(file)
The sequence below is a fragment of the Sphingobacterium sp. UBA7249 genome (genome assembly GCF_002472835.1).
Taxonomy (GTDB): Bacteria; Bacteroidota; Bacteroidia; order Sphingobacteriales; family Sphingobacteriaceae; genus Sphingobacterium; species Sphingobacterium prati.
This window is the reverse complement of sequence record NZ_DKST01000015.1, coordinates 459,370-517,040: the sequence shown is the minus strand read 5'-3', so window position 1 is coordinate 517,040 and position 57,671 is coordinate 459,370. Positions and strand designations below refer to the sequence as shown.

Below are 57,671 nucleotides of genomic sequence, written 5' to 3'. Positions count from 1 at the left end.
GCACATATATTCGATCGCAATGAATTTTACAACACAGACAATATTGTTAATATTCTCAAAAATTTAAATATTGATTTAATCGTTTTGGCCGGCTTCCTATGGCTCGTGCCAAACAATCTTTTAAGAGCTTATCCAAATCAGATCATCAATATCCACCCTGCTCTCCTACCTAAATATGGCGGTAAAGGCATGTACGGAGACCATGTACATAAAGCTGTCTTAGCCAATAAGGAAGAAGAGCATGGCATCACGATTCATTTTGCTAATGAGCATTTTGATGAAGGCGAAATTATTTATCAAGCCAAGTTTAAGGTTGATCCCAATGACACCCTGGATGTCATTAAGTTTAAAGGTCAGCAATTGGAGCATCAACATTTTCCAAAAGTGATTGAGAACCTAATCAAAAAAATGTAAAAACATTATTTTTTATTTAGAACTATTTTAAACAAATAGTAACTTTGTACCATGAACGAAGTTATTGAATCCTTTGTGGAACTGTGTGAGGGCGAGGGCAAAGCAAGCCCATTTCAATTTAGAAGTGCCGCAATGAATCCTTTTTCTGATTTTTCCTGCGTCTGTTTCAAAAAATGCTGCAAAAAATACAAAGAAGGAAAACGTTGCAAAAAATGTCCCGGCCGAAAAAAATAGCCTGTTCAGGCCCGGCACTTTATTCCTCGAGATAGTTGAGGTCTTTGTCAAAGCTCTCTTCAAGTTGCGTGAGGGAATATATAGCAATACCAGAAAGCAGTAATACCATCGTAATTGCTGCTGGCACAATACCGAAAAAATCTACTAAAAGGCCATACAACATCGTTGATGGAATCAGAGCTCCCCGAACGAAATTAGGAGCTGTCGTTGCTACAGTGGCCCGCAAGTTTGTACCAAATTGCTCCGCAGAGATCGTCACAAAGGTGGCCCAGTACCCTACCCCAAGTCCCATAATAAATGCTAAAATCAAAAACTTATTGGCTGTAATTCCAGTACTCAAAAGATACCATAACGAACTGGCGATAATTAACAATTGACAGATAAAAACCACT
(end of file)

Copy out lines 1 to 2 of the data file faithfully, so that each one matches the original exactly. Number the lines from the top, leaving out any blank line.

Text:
The sequence below is a fragment of the Sphingobacterium sp. UBA7249 genome (genome assembly GCF_002472835.1).
Taxonomy (GTDB): Bacteria; Bacteroidota; Bacteroidia; order Sphingobacteriales; family Sphingobacteriaceae; genus Sphingobacterium; species Sphingobacterium prati.